It is defendant's argument that, in violation of the specific and positive orders given the deceased by his foreman Smith, the deceased went inside the west wall of the Merchant Mill Building. At that point he stood on a horizontal pipe north of building Column 29 with his waist about level with the inside crane rail which was about nine inches from the inside column, with his body between the rail and the wall of the Merchant Mill Building. From this position he leaned over, curling his body around the inside of the building column, and placing his chest and shoulders between the column and the inside rail to catch rivets being driven through the outside flange of the building column. His head and arms were south of the column and his back toward the crane at the north end. One of the workmen commenced to drive a drift pin through the holes in the south flange of the building column by means of a compressed air riveting gun. Tice was the only member of the riveting crew whose body was inside the building. While Tice was in this exposed position Machin operated the overhead electric crane south along the inside crane track and Tice was crushed between the moving crane and the building column. There is a conflict in the evidence as to whether the approaching crane moved silently or with considerable noise. The testimony of the crane operator indicates that it was his custom to sound the siren on certain occasions pertaining to the workmen on the floor; that his whole attention was given to these conditions, and that he had no reason to expect workmen to be on or near the overhead crane rail where the ordinary operation of the crane would endanger them, and that this was in accordance with the ordinary manner of operating overhead cranes.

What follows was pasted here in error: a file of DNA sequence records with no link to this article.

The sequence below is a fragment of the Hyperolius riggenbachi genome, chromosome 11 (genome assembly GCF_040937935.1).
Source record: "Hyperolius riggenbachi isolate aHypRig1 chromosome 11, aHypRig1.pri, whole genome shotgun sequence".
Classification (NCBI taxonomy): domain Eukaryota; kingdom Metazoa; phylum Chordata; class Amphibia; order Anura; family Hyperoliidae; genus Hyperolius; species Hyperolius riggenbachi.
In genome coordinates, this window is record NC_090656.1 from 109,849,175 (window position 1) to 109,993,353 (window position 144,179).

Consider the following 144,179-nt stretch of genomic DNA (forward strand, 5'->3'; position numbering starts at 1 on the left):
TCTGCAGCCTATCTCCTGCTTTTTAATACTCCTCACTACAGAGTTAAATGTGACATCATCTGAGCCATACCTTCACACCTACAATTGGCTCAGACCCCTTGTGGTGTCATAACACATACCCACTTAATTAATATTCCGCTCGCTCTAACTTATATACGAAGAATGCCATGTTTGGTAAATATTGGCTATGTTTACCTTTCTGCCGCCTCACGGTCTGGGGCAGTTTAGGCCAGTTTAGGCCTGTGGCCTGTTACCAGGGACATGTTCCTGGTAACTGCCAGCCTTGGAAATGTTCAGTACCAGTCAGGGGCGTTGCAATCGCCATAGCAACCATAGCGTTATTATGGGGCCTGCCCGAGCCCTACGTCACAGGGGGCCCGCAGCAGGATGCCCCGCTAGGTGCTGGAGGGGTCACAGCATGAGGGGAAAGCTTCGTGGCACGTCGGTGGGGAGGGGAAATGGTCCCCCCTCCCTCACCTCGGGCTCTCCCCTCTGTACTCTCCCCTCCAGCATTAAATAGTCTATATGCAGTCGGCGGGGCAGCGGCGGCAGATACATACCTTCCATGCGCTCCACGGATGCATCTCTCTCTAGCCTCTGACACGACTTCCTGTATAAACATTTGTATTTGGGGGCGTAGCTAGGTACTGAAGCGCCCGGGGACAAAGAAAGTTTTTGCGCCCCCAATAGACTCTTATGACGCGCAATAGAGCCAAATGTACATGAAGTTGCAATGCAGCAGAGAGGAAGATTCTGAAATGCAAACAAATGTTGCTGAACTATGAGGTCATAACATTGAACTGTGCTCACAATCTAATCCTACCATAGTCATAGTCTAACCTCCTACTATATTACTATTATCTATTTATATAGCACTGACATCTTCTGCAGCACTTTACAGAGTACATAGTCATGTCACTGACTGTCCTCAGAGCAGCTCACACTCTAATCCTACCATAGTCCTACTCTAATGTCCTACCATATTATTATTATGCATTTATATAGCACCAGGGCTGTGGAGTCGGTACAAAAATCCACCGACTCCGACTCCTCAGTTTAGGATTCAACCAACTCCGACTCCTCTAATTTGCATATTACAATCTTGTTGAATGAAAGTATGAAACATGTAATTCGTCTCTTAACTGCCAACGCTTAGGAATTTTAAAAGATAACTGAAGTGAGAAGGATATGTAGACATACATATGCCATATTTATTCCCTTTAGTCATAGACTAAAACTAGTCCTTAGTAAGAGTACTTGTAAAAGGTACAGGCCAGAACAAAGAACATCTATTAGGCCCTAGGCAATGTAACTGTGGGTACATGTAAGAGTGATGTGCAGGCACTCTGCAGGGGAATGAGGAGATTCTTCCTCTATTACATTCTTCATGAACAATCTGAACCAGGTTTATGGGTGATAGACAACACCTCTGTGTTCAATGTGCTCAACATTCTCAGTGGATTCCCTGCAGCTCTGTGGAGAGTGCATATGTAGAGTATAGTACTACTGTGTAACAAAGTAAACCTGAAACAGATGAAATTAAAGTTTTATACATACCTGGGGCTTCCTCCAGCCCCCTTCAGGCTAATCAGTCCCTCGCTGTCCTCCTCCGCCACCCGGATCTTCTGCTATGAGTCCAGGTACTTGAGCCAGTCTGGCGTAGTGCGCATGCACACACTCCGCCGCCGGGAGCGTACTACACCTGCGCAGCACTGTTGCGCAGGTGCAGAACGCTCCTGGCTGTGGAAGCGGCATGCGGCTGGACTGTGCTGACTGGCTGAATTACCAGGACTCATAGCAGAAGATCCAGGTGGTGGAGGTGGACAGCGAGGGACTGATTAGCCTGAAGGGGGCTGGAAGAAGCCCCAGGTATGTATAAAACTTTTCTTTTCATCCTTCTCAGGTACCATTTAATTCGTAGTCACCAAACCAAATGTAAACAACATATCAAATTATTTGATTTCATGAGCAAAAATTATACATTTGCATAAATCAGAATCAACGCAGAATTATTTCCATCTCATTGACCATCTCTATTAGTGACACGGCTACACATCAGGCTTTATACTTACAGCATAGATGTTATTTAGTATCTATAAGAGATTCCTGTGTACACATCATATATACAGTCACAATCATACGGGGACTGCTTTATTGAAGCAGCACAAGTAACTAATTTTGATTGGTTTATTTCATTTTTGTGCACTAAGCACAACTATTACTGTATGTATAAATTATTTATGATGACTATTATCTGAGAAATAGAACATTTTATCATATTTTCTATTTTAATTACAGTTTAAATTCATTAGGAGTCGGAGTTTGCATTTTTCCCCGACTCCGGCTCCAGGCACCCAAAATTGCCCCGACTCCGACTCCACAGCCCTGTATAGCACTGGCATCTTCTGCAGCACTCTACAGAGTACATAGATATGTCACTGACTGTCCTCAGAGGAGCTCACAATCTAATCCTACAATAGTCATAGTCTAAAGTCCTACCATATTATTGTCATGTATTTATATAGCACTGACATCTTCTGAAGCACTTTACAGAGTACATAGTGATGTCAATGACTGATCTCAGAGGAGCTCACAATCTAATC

It is the argument of counsel for plaintiffs that the unusual admission of sunlight through the entrances in the west wall of the building through which the deceased entered should have been sufficient in and of itself to place the operator of the crane on notice that workmen were working in that portion of the building and that he should have seen Tice and should have sounded the siren to notify him of the approaching danger. Plaintiffs further argue that the defendant, under the facts, and under this construction contract, had knowledge at the time of the accident that all of the work called for by the contract, including that portion in which decedent was engaged was being done, and was being carried on under the express invitation of the defendant under the contract, and that the negligence of the defendant is clearly shown.
It is our conclusion that the question of the negligence of the defendant company was a factual question for the determination of the jury. This evidence, as well as the evidence as to the contributory negligence of the deceased, was, in some respects, conflicting and susceptible of two constructions. Under these circumstances and under the rule above enunciated, the trial court had the right to grant a new trial, if, in its studied opinion, the weight of the evidence showed contributory negligence on the part of the deceased which would bar a recovery, or failed to show negligence on the part of defendant. Since there appears to be no abuse of discretion in this respect the determination of the trier of facts is conclusive.